Living is easy with eyes closed...

    by skybluewater on Thu Feb 13, 2014 at 06:40:19 PM PST

    •  Don't feel bad, you do the right thing, (0+ / 0-)

      It is the way the system is set up, and not your fault. The onus, and blame lies on the greedy 'hospitality industry' , and their lobbyists. Most customers don't know these things unless they, or a family member works in the industry.

  •  One thing that isn't mentioned (0+ / 0-)

    is that female servers have to act "sexy" or interested to try to get a bigger tip. Male servers get lower tips than females on average.

    The "Hooters" analogy.

  •  What is the point of raising it? (0+ / 0-)

    If someone is now making less then minimum wage, the employer is required to make up the difference.

    If someone is making more then minimum wage, then this is just a straight up raise for them (since they still keep the tips).

    So raising this wage is only raising the wages of the highest paid people in this industry.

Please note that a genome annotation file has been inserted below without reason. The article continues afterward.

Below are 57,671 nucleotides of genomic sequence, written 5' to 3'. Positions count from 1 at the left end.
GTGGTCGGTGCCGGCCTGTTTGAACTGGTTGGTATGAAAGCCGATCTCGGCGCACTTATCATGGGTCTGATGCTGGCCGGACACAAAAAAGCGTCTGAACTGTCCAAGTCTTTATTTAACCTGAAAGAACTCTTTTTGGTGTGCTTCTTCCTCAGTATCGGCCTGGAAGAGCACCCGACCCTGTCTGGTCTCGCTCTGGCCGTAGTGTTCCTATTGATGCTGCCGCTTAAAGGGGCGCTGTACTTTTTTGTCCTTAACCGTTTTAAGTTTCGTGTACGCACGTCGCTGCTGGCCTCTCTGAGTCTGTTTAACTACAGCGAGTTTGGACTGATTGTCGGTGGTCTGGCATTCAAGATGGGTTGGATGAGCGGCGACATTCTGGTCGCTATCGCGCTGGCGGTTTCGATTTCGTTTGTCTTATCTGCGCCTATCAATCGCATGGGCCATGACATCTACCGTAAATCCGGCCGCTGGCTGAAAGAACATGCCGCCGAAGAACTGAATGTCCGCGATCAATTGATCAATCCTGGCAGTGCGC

I think this whole concept should be eliminated and people paid a fair wage without tips.

    We were not ahead of our time, we led the way to our time.

    by i understand on Thu Feb 13, 2014 at 09:46:42 PM PST

  •  The other thing is (0+ / 0-)

    these jobs give employers total control of the employee's hours, shifts, attire, demeanor, performance, speech, knowledge of foods and wines and so on for a measly 2 bucks an hour. The employer totally controls tipped workers. The fact that they might make more money if the customers decide to tip them should not be a factor in the employee-employer relationship. Each owner can also decide whether the tips are pooled. In essence, the employer pays the employee virtually nothing in return for creating an opportunity to make more money that is controlled by the owner's menu, pricing, staff, location and success. None of these factors are in the control of the tipped worker, all they can control is their behavior at the table. While it is true that in successful restaurants the tipped workers can make some very good money, does anyone think a waiter at a Cracker Barrel or Waffle House is taking home large tips?

    Do facts matter anymore?

    by Sinan on Fri Feb 14, 2014 at 07:13:28 AM PST

  •  MIN WAGE (0+ / 0-)